(sheet) block with a 3D blocking, even if the only 3D block is unstructured, you need to use
the Sheet (p. 361) option described in the 3D Blocks (p. 357) section.
The following 2D block types can be created from vertices:
Mapped
allows you to create 2D blocks from any four specified vertices or locations.
In Figure 324: Selection of Vertices for 2D Mapped Block (p. 362), four vertices are selected to create
a mapped block.
Figure 324: Selection of Vertices for 2D Mapped Block
Figure 325: Mapped Block Created
While selecting a combination of vertices and locations:
1. First select the vertices to be used, ensuring that the order of selection is appropriate.
2. Click the middle-mouse button to confirm the selection of the vertices.
3. Select the remaining locations on the geometry (not necessarily points) to complete the selection
of 4 vertices/locations.
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Create Block
In Figure 326: Selection of Vertices and Locations for 2D Mapped Block (p. 363), a mapped block is
created from two vertices and two locations.
Figure 326: Selection of Vertices and Locations for 2D Mapped Block
Figure 327: Mapped Block Created
Free
allows you to create a free block using the selected vertices.
Extrude Face
The Extrude Face option is available only for 3D blocking. The following methods can be used to
extrude block faces.
Interactive
Fixed Distance
Extrude Along Curve
Interactive
Select the face(s) to be extruded with the left mouse button and then press the middle mouse button
and drag to interactively extrude the face(s). When Inherit Part Name is enabled, the new extruded
block inherits the part of the adjacent volume block (is in the same blocking material).
Fixed Distance
Select the face to be extruded and specify the distance for normal extrusion. When Inherit Part Name
is enabled, the new extruded block inherits the part of the adjacent volume block (is in the same
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Blocking
blocking material). The face selection and extrusion of the block is shown in Figure 328: Face Selected
for Extrusion by Fixed Distance (p. 364) and Figure 329: Extrusion Completed (p. 364).
Figure 328: Face Selected for Extrusion by Fixed Distance
Figure 329: Extrusion Completed
Extrude Along Curve
Select the face to be extruded, the curve along which the extrusion is to occur, and the end point of
the curve. When Inherit Part Name is enabled, the new extruded block inherits the part of the adjacent
volume block (is in the same blocking material). The face selection and extrusion of the block is shown
in Figure 330: Face and Curve Selected for Extrusion Along Curve (p. 364) and Figure 331: Extrusion
Completed (p. 365).
Figure 330: Face and Curve Selected for Extrusion Along Curve
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Create Block
Figure 331: Extrusion Completed
2D to 3D Blocks
The 2D to 3D option allows you to convert 2D or surface blocking to 3D. The following options
are available:
MultiZone Fill
The MultiZone Fill option converts surface blocking into 3D blocking. This requires a closed volume(s)
of structured and/or unstructured surface blocks. It can produce a structured blocking if all the surface
blocks are structured 4 sided blocks, otherwise unstructured or swept blocks may result.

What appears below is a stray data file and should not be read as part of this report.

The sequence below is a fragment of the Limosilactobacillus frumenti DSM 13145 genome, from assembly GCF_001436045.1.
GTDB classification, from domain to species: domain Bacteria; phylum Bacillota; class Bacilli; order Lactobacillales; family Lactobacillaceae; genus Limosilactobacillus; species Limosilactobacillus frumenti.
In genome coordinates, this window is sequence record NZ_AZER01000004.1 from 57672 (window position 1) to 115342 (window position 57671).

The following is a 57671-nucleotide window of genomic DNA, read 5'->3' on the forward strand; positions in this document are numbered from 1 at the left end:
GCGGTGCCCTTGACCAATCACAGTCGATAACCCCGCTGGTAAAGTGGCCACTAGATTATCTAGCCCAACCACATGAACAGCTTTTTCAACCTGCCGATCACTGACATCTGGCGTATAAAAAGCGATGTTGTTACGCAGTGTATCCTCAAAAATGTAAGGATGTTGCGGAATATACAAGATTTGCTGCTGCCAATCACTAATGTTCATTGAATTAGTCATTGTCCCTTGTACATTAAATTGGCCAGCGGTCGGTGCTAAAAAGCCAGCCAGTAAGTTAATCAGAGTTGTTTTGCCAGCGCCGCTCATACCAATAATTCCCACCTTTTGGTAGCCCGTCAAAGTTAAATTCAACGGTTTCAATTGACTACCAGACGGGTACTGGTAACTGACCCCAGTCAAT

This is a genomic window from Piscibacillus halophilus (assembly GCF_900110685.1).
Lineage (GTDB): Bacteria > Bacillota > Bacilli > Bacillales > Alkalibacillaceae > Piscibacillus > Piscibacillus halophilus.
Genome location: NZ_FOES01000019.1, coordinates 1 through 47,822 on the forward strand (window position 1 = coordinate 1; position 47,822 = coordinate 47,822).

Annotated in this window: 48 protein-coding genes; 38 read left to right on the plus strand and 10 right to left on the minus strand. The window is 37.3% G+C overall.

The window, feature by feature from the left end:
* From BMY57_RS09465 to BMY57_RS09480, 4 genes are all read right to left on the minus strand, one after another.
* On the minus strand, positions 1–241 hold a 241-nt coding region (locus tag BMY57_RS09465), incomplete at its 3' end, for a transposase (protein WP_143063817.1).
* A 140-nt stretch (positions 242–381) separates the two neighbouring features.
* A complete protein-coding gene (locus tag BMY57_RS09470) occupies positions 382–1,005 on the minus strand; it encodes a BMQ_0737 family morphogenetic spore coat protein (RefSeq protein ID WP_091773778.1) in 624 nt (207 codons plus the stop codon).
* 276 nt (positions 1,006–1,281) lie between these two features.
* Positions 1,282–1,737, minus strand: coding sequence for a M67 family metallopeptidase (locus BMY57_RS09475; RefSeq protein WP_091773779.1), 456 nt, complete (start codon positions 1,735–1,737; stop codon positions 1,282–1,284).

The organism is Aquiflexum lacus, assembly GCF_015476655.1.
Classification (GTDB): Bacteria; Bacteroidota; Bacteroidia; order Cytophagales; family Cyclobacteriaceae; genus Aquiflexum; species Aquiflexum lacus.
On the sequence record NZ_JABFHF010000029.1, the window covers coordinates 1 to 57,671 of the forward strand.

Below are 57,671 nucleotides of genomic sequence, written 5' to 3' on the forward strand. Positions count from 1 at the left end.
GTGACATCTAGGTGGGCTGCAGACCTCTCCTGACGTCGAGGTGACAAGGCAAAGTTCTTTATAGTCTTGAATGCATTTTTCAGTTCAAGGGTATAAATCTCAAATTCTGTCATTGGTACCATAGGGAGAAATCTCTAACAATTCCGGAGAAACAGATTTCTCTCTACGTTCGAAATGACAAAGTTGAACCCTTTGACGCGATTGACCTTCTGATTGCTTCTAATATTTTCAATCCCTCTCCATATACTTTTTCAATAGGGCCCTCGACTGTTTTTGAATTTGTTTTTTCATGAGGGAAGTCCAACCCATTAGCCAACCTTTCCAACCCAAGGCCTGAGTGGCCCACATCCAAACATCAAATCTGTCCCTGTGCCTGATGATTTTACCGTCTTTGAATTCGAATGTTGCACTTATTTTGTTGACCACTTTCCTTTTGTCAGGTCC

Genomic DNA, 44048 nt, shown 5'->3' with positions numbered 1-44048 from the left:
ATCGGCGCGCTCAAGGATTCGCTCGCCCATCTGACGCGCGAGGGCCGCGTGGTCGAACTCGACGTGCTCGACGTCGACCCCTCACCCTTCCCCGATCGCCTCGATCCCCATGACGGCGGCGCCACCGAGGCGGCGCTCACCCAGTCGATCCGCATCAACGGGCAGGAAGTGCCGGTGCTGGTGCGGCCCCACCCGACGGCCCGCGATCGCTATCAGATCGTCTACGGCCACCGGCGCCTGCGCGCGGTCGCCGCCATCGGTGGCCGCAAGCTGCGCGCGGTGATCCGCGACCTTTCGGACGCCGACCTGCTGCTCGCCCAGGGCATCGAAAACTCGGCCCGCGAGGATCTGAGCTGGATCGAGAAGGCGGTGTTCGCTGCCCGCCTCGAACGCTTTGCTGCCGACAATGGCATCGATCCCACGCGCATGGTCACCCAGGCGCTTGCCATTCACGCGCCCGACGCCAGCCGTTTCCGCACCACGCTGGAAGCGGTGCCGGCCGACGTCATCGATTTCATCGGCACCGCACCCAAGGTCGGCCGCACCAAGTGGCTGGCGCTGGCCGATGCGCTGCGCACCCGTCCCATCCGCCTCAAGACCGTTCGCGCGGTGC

Figure 332: 2D Blocking – Before Fill
Figure 333: After Fill – 3D Blocking
The following options are available for the MultiZone Fill Method.
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Blocking
Create Ogrid around faces
allows you to add O-grid layers on the selected parts.
Note
When using this method for blocking a model with a floating internal volume, this
method has difficulty connecting the internal and external volumes and the internal
volume may merely be superimposed within the outer volume. Splitting the model
with a connecting plane will allow a topological connection and solve this problem.
Surface Parts
allows the selected parts to be marked for O-grid layer creation. These parts can be default selected
by setting prism parameters in the Part Mesh Setup parameters menu. The other prism settings
such as initial height, ratio and number of layers can also be set. You can then either accept the
default selection here or add/remove parts as desired. The number of layers will be constant
throughout a boundary layer, but varying the initial height will affect the total height above those
surfaces.
Offset distance
specifies the height of the O-grid boundary layer calculated from the Part Mesh Setup parameters
for height, ratio, and number of layers set for individual parts. If the Part Mesh Setup parameters
are not set, the offset distance will be calculated from the Global Prism Parameters. The value displayed is the average height calculated, however, the O-grid boundary layer will be created based
on the offset calculated for each individual part. For example, in Figure 334: Variable O-grid
Height (p. 367), the initial height on the highlighted surface was set to half the height of the other
surfaces.
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Create Block
Figure 334: Variable O-grid Height
If you override this calculated height, it will apply to the entire O-grid. It will prioritize the initial
height and ratio and adjust the number of layers to fit the user-specified total height.
Note
The number of layers must be constant for the entire O-grid layer, if you set varying